Dallke said: “The evaluation is the best one I’ve seen, but getting everyone to fairly evaluate employees (is key).”
Spencer said she believes the evaluation is supposed to be a tool to help employees grow by setting goals for them to attain.
“If you have a plan in place and everyone is treated the same, and everybody has the opportunity to get rewarded by working harder than anyone else—that’s a bonus— it’s something to strive for,” she said.
The current way the county evaluates employees is a good tool, Spencer added, but department heads need to be better trained on it because it does have a lot of different grades.
With two possible options to receive pay raises, Becker said, there’s always the option of recognizing we have to watch the budget, and if it’s tight, we freeze increases (at some point).
Novak said she didn’t agree with some parts of the McGrath proposal, particularly with methodology and comparisons.
“I think we need to take into consideration what other counties are paying, and stay within that range,”: she said.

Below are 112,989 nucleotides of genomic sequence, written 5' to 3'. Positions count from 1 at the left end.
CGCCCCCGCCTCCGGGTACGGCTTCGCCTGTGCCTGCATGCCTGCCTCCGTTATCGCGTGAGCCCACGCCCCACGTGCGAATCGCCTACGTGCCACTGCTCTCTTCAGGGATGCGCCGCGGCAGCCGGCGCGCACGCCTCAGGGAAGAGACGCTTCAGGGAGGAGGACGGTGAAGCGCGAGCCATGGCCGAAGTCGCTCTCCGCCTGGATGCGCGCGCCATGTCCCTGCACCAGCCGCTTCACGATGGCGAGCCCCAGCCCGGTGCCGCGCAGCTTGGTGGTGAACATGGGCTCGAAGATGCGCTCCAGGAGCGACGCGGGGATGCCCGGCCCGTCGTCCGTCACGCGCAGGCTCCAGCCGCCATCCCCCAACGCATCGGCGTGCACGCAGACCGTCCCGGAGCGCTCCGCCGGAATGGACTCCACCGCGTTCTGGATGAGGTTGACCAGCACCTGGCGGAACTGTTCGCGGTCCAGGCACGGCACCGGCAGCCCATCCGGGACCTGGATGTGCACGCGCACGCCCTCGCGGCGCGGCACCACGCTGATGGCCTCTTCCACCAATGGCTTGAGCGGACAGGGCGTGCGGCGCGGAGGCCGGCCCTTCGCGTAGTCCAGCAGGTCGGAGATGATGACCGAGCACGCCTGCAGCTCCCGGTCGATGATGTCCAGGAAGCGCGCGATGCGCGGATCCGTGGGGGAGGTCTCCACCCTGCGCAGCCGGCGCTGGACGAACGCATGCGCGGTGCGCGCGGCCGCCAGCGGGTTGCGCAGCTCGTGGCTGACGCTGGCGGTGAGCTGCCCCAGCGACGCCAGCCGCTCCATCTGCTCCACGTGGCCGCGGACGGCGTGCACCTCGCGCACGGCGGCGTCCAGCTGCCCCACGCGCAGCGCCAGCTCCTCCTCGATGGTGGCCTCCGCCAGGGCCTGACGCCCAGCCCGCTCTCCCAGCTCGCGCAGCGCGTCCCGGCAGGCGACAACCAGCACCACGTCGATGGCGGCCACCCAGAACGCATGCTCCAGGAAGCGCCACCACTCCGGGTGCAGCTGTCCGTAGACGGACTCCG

“Based on the pay plan benchmarks,” Novak said, “what will these comparisons do to our other cities in the county.”
Novak said her recommendation would be to identify people who are way below the pay scale—those overlooked for a long time.
One example is custodians, she said.
“They are well below entry level and need to be bumped up.”
Referring to the spreadsheet Spencer prepared, she said all the positions in white are below the range.
Novak said she thinks the employees at the lowest levels should be given a raise first, and get them up to entry level, and at another time, boost others up.
Becker asked if Novak’s recommendation was to take the very lowest first and then “forget about (the others) for a year?”
Novak said she sees two different sides—make sure employees are paid a fair wage, and secondly get into reading how we are going to implement everything.
“The pay plan has a lot of things we (commissioners) need to consider,” she said.
“In my cost estimate, and just boosting up everybody that is $1, $2 or more off would cost $61,000 next year.”
Conversely, Becker said if the entire plan was put into effect, the cost would be $142,000 for the first year, which doesn’t include increases in future years for stability.
Spencer reminded the commissioners that they should keep in mind that every time they increase wages, it’s an ongoing increase.
“You are already giving pay raises frequently based on the current pay plan,” she said.
Job title changes
Dallke asked Spencer what the proposed job title would be for a part-time secretary moving to a different range.
Spencer said the employee wouldn’t need to have a change in title.
McGrath Consulting’s recommendation (Malayna Maes) would be on job duties and what they are performing, she said.
“That is her opinion,” Dallke said, “and everyone is entitled to their opinion.”